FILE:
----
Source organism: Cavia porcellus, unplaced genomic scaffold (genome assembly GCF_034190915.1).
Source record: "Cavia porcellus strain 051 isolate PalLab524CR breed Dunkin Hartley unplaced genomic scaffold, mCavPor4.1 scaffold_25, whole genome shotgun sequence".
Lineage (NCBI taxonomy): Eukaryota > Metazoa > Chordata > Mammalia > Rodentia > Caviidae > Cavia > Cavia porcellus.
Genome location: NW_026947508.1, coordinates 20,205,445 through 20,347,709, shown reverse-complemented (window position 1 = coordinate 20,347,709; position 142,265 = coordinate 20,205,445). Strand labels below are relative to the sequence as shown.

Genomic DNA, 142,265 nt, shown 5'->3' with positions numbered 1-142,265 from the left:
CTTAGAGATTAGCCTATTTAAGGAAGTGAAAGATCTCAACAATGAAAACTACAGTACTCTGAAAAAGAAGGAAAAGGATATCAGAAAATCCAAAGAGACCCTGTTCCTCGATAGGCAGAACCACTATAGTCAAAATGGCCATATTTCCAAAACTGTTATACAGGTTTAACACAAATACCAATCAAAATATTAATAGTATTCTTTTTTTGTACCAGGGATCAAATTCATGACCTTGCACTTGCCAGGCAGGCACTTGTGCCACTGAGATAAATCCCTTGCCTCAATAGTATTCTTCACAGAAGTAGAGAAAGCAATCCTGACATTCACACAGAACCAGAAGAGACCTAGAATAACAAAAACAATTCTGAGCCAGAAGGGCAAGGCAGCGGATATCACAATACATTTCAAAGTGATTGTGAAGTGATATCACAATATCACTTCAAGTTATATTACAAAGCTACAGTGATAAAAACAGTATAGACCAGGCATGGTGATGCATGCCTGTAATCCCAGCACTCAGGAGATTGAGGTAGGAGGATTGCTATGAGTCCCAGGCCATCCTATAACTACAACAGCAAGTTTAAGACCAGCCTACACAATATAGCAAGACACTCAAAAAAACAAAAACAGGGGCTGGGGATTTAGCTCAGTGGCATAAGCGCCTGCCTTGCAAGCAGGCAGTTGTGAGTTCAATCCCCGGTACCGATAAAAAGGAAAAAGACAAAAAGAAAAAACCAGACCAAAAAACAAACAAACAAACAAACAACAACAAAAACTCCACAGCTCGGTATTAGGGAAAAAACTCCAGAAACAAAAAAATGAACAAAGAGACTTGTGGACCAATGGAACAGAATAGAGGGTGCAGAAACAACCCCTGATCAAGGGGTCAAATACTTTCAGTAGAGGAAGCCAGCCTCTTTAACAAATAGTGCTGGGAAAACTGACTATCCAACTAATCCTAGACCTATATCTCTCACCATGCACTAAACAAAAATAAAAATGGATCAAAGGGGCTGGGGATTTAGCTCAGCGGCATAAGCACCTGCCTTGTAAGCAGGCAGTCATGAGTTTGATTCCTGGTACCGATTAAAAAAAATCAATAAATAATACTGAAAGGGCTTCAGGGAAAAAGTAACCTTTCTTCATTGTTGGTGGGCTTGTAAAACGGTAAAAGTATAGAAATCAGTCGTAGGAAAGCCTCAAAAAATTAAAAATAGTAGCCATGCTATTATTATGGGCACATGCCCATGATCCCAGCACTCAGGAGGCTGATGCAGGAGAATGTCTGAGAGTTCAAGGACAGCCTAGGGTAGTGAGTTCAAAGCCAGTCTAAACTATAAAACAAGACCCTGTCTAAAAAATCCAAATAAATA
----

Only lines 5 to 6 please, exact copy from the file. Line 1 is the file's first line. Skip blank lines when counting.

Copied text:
Genomic DNA, 142,265 nt, shown 5'->3' with positions numbered 1-142,265 from the left:
CTTAGAGATTAGCCTATTTAAGGAAGTGAAAGATCTCAACAATGAAAACTACAGTACTCTGAAAAAGAAGGAAAAGGATATCAGAAAATCCAAAGAGACCCTGTTCCTCGATAGGCAGAACCACTATAGTCAAAATGGCCATATTTCCAAAACTGTTATACAGGTTTAACACAAATACCAATCAAAATATTAATAGTATTCTTTTTTTGTACCAGGGATCAAATTCATGACCTTGCACTTGCCAGGCAGGCACTTGTGCCACTGAGATAAATCCCTTGCCTCAATAGTATTCTTCACAGAAGTAGAGAAAGCAATCCTGACATTCACACAGAACCAGAAGAGACCTAGAATAACAAAAACAATTCTGAGCCAGAAGGGCAAGGCAGCGGATATCACAATACATTTCAAAGTGATTGTGAAGTGATATCACAATATCACTTCAAGTTATATTACAAAGCTACAGTGATAAAAACAGTATAGACCAGGCATGGTGATGCATGCCTGTAATCCCAGCACTCAGGAGATTGAGGTAGGAGGATTGCTATGAGTCCCAGGCCATCCTATAACTACAACAGCAAGTTTAAGACCAGCCTACACAATATAGCAAGACACTCAAAAAAACAAAAACAGGGGCTGGGGATTTAGCTCAGTGGCATAAGCGCCTGCCTTGCAAGCAGGCAGTTGTGAGTTCAATCCCCGGTACCGATAAAAAGGAAAAAGACAAAAAGAAAAAACCAGACCAAAAAACAAACAAACAAACAAACAACAACAAAAACTCCACAGCTCGGTATTAGGGAAAAAACTCCAGAAACAAAAAAATGAACAAAGAGACTTGTGGACCAATGGAACAGAATAGAGGGTGCAGAAACAACCCCTGATCAAGGGGTCAAATACTTTCAGTAGAGGAAGCCAGCCTCTTTAACAAATAGTGCTGGGAAAACTGACTATCCAACTAATCCTAGACCTATATCTCTCACCATGCACTAAACAAAAATAAAAATGGATCAAAGGGGCTGGGGATTTAGCTCAGCGGCATAAGCACCTGCCTTGTAAGCAGGCAGTCATGAGTTTGATTCCTGGTACCGATTAAAAAAAATCAATAAATAATACTGAAAGGGCTTCAGGGAAAAAGTAACCTTTCTTCATTGTTGGTGGGCTTGTAAAACGGTAAAAGTATAGAAATCAGTCGTAGGAAAGCCTCAAAAAATTAAAAATAGTAGCCATGCTATTATTATGGGCACATGCCCATGATCCCAGCACTCAGGAGGCTGATGCAGGAGAATGTCTGAGAGTTCAAGGACAGCCTAGGGTAGTGAGTTCAAAGCCAGTCTAAACTATAAAACAAGACCCTGTCTAAAAAATCCAAATAAATA